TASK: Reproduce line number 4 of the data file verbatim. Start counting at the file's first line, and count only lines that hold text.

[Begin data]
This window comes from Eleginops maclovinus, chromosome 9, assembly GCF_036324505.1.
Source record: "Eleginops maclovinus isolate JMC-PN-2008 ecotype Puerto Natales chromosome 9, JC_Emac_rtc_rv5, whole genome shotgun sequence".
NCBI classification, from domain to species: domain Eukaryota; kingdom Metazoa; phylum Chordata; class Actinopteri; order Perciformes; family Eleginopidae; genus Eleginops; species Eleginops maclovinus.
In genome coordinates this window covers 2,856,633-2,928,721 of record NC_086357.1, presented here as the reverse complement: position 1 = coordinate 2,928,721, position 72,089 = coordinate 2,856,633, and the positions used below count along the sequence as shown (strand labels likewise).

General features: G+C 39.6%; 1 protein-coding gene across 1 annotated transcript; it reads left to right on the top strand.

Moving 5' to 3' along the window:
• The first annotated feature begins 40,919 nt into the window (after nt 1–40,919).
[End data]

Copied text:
In genome coordinates this window covers 2,856,633-2,928,721 of record NC_086357.1, presented here as the reverse complement: position 1 = coordinate 2,928,721, position 72,089 = coordinate 2,856,633, and the positions used below count along the sequence as shown (strand labels likewise).